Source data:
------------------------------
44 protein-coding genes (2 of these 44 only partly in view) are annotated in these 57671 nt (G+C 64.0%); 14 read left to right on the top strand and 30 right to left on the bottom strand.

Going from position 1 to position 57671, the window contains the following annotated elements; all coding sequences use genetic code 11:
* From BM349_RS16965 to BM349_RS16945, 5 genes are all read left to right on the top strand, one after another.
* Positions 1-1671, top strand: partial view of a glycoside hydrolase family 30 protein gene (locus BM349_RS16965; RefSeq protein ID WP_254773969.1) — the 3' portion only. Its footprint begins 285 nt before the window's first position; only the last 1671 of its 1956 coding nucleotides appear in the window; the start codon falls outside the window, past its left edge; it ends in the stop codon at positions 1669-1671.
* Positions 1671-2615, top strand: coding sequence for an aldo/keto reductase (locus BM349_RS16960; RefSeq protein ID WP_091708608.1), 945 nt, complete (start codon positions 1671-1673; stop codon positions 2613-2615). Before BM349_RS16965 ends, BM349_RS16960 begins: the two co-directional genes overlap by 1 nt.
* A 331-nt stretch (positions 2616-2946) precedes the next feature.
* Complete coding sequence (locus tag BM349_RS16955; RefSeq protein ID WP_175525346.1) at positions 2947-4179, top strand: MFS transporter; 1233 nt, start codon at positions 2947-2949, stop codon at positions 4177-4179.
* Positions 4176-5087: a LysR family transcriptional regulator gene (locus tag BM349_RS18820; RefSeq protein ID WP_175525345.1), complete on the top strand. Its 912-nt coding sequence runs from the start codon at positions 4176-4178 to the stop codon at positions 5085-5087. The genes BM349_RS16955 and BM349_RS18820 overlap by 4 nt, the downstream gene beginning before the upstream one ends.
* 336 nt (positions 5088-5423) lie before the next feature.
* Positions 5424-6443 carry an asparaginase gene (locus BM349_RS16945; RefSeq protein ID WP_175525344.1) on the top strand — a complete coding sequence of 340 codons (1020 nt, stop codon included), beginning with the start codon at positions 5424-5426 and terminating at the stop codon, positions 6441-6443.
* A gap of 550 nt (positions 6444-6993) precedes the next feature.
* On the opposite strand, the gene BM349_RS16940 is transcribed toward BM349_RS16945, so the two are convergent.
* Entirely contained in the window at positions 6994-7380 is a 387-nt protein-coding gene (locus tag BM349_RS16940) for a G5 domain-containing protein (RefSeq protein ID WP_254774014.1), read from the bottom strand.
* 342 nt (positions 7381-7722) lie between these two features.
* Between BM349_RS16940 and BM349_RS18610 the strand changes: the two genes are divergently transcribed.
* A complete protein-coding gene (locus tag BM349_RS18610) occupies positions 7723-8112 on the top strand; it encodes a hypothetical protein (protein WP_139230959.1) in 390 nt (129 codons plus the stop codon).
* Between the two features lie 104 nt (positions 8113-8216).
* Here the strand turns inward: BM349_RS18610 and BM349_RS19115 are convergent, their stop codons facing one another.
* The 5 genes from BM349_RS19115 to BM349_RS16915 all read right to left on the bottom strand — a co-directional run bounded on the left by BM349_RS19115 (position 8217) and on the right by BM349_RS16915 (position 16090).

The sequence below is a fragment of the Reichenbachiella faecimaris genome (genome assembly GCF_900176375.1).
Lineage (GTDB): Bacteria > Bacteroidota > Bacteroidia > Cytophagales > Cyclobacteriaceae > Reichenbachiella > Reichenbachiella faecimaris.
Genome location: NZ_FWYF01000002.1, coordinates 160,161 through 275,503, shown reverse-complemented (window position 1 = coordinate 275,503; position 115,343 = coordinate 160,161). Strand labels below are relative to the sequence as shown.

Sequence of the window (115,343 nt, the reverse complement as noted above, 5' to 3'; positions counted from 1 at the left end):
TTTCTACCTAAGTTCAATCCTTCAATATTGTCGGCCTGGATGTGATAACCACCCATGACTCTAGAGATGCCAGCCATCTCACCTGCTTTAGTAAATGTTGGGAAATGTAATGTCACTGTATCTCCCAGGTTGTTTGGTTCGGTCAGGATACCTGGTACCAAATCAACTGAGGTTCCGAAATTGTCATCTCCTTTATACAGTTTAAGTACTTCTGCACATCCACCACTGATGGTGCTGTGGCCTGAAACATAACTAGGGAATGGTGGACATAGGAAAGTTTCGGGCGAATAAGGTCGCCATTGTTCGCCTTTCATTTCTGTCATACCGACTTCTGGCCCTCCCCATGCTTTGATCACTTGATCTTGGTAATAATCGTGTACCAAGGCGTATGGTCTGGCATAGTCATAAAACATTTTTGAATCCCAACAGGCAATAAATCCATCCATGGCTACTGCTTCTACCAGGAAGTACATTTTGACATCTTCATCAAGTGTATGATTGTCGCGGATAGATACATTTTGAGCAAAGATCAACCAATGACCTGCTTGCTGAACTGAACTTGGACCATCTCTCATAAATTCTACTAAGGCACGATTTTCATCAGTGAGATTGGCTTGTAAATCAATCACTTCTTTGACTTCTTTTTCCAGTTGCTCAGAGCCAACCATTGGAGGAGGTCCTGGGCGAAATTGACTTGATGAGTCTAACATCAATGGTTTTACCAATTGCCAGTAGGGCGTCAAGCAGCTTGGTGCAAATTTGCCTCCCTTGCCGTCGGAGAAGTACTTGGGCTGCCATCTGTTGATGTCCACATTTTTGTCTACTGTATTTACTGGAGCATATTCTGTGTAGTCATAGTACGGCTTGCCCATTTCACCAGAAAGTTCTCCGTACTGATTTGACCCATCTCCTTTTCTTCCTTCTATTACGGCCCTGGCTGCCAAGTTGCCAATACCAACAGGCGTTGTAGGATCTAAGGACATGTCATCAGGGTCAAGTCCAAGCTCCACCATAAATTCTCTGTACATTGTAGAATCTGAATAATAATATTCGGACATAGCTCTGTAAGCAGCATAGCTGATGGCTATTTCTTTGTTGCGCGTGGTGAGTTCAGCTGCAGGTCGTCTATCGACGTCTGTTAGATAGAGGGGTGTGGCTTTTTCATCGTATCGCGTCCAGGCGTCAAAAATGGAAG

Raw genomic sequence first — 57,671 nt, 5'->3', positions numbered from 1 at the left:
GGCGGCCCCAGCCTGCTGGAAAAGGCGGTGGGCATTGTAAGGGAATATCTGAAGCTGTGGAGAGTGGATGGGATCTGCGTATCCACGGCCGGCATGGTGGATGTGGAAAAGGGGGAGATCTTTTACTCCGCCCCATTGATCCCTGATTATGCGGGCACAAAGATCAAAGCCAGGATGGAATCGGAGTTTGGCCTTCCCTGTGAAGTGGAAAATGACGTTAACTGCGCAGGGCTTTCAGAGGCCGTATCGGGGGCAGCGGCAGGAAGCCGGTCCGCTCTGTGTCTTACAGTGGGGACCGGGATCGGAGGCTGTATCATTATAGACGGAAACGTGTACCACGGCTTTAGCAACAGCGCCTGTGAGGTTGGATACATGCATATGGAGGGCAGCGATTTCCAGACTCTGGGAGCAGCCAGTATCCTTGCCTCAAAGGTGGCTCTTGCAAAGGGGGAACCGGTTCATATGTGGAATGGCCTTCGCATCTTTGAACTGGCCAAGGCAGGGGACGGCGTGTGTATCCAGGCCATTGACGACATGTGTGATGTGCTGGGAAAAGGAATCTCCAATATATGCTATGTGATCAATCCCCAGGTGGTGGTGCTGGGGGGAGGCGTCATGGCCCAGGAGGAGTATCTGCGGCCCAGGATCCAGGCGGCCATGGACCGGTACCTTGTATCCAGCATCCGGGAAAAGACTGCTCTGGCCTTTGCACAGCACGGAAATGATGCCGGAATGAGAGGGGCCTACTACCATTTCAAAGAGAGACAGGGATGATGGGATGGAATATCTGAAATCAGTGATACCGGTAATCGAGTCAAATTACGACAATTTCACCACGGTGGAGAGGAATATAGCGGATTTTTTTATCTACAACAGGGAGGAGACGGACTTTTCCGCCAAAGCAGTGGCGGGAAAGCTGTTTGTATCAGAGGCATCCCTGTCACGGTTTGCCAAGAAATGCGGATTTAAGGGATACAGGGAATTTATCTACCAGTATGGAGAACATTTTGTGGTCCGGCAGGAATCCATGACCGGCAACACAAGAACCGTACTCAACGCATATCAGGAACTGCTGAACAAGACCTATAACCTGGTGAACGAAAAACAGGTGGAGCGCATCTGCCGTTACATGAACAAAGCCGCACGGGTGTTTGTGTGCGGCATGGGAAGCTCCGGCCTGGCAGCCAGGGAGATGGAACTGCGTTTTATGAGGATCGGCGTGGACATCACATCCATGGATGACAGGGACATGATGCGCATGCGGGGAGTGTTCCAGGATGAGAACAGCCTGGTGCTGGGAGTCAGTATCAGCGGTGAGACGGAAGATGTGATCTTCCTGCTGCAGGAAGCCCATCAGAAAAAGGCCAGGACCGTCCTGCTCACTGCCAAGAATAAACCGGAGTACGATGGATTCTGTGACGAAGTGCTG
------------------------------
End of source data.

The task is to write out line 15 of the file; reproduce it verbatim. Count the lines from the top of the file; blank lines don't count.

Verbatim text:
* Between BM349_RS16940 and BM349_RS18610 the strand changes: the two genes are divergently transcribed.